Groundwater Treatment via Ozonation

Groundwater Treatment via Ozonation

Nor Azliza Akbar, Zaidin Bin Matsin, Siti Fatihah Binti Ramli
DOI: 10.4018/978-1-5225-5766-1.ch009
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Groundwater is the source of drinking water that needs to be maintained from pollution. Groundwater pollution is a major problem caused by human activities that are invaluable to human health. When high levels of organic and inorganic substances do not exceed the standard of drinking water, various studies have been made by researchers to overcome the problem. Various alternatives such as in-situ and ex-situ treatment have been carried out to eliminate pollutants from groundwater. Among the treatment, ozone becomes a major alternative because of its effectiveness in treating raw water. Ozone treatment has several advantages such as disinfectants, oxidize of organic and inorganic pollutant, and remove taste and color from groundwater. The performance of ozonation process becomes better when combined with other treatments. Therefore, application of ozone can replace chlorine because of its good potential to improve quality of groundwater effluent and comply drinking water standard adopted by World Health Organization.
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Groundwater occurs naturally through the hydrologic cycle by an aerial recharge and losses from surface water. Precipitation is the source of an aerial recharge. As aerial recharge occurrences are over a broad area, the amount of rainfall received are proportional to the formation of groundwater. Water bodies such as rivers, lakes, wetlands, ocean, coast and estuaries are main sources of groundwater recharge from water losses (Li et al., 2016). However, as almost all surface water interacts with groundwater continuously, the formation is reversible (Stahn & Tomini, 2017).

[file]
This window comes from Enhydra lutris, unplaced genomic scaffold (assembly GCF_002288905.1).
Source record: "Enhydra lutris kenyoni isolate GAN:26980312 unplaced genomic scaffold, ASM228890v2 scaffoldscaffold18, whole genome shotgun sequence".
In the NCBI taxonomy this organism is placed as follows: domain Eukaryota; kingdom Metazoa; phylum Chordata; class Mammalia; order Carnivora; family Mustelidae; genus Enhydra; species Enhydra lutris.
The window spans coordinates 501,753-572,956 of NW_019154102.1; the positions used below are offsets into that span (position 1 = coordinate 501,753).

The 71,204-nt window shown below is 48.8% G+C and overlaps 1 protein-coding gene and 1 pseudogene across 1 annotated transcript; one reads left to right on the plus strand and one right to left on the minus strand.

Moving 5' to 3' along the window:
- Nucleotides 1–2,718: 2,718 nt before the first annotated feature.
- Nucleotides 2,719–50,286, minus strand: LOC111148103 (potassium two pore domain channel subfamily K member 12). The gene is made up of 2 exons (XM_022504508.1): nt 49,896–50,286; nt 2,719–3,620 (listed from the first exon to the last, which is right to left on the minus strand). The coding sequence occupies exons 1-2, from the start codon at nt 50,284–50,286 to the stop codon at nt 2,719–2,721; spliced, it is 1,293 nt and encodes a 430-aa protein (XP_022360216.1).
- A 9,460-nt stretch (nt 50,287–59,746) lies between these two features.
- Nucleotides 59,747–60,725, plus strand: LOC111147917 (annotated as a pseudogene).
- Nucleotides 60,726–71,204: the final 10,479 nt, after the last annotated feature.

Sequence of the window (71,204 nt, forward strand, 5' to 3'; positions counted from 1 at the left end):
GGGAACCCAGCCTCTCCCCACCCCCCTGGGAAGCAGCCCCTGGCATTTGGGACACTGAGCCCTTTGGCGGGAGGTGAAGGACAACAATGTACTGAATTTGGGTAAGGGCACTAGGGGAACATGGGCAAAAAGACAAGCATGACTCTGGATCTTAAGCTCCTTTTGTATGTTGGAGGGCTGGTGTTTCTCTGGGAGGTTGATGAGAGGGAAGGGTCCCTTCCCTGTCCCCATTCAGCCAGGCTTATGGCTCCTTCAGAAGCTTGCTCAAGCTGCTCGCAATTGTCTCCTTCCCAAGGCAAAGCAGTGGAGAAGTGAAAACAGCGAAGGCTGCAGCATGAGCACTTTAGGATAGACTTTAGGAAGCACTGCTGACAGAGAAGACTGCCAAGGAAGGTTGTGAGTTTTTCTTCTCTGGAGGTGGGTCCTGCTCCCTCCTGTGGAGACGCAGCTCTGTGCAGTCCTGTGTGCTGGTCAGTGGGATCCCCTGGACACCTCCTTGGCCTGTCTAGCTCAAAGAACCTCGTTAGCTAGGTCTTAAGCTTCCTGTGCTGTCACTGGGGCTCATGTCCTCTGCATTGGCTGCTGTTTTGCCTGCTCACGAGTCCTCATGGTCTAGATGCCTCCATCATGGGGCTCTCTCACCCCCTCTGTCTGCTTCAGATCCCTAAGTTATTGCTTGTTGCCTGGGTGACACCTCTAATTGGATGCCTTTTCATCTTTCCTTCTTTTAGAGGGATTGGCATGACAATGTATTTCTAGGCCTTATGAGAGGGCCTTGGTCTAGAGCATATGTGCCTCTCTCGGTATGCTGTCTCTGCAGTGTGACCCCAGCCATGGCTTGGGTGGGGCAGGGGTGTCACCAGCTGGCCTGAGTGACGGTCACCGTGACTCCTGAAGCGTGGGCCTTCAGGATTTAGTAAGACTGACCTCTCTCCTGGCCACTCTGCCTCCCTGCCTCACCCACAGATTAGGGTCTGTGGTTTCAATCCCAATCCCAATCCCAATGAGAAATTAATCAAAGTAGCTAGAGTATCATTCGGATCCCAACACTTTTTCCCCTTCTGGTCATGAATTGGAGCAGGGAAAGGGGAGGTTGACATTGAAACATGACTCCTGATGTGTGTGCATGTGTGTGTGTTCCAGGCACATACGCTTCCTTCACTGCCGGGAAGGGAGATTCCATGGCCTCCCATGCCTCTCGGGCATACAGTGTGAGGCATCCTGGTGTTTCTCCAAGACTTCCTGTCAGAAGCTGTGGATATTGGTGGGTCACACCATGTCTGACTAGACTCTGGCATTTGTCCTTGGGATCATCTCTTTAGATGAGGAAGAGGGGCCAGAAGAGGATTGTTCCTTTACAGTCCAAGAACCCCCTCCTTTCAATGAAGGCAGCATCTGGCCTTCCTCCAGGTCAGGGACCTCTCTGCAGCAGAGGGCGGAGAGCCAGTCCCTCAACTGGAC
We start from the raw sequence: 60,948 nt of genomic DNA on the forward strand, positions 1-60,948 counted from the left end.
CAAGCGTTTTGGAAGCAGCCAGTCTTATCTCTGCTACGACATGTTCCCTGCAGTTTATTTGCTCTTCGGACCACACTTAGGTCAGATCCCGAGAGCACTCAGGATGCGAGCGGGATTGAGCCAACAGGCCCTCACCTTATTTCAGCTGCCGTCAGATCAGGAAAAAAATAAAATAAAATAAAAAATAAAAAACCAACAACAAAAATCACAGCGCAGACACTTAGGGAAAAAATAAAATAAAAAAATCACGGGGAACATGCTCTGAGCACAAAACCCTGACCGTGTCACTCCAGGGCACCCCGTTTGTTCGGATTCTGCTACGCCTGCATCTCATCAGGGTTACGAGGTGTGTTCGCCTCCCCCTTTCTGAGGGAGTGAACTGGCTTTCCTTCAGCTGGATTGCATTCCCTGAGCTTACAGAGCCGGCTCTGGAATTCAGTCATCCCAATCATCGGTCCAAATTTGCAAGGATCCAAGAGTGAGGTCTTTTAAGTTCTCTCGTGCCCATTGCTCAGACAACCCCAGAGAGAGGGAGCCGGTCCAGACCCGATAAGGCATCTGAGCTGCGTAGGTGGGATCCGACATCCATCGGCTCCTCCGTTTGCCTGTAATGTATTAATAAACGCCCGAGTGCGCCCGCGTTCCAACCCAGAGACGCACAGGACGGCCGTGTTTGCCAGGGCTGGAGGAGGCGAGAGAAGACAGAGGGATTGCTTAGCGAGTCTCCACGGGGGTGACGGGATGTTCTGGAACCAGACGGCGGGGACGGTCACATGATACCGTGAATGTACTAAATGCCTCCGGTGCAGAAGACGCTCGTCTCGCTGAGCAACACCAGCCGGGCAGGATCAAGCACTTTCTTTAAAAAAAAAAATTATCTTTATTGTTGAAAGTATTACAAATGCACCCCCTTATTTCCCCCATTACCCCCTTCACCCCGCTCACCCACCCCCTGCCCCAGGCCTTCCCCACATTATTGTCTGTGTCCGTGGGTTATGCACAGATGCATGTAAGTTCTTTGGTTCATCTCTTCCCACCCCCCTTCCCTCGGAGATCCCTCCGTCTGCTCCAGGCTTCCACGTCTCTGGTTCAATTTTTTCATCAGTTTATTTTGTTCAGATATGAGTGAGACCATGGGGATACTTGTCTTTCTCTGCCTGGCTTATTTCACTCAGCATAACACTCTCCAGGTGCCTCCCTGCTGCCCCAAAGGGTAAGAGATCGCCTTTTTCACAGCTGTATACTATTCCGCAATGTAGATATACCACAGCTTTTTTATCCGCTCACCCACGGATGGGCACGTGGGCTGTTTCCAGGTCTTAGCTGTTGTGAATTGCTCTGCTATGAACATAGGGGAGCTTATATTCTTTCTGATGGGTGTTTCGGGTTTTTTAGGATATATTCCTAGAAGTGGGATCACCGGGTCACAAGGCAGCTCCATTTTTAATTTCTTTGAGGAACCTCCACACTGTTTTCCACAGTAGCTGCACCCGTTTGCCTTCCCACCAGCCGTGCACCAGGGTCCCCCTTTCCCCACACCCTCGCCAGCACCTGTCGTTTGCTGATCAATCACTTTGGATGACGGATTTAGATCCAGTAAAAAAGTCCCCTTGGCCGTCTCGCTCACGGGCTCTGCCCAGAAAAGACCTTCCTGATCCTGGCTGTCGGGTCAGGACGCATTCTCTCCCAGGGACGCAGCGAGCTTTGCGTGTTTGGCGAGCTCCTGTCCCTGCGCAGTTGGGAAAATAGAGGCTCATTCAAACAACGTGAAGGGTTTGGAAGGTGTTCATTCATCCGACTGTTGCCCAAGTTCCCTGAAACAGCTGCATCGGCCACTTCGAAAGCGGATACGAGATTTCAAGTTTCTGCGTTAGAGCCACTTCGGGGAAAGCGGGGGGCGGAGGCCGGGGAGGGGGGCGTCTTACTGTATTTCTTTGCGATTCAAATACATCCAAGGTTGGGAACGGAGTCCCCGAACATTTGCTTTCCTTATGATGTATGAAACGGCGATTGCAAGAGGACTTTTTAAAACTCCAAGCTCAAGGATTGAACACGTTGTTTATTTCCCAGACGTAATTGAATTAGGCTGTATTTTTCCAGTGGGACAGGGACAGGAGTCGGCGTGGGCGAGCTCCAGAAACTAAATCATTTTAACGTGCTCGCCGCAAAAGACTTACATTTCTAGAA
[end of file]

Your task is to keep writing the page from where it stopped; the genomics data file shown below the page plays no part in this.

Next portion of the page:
Globally, groundwater is the most extracted raw material with an average extraction of 600 to 700 km3 annually (Pandey et al., 2011). On the contrary, groundwater contributes less than 10% of total water usage in Malaysia. Most of the groundwater supply are for domestic usage largely at remote or rural areas. 40% of the water supply particularly in rural areas are provided by groundwater (Nazaruddin, 2017). Furthermore, this sourcing method is also found to be commonly used to support the demand from industrial sectors as well as population growth. Nazarudin et al. (2017) also stated that newly opened housing development areas that are remote and where water supply is limited or at over-populated area would benefit from this groundwater harvesting method. Meanwhile, the state of Kelantan has been drilling tube well in coarse sand aquifers since the past 40 years. 624,389 people living in Kota Bharu and Bachok extract groundwater for their daily usage (Sefie et al., 2015).

The failure in distinguishing the boundless potentials of the resources are the main cause for the limited exploitation of groundwater in Malaysia. As Malaysia is blessed with an abundance of rainfall, the principal in water sustainability and resources primarily in groundwater management will benefit the country in the snowballing demand of water (Ayob & Rahmat, 2017).

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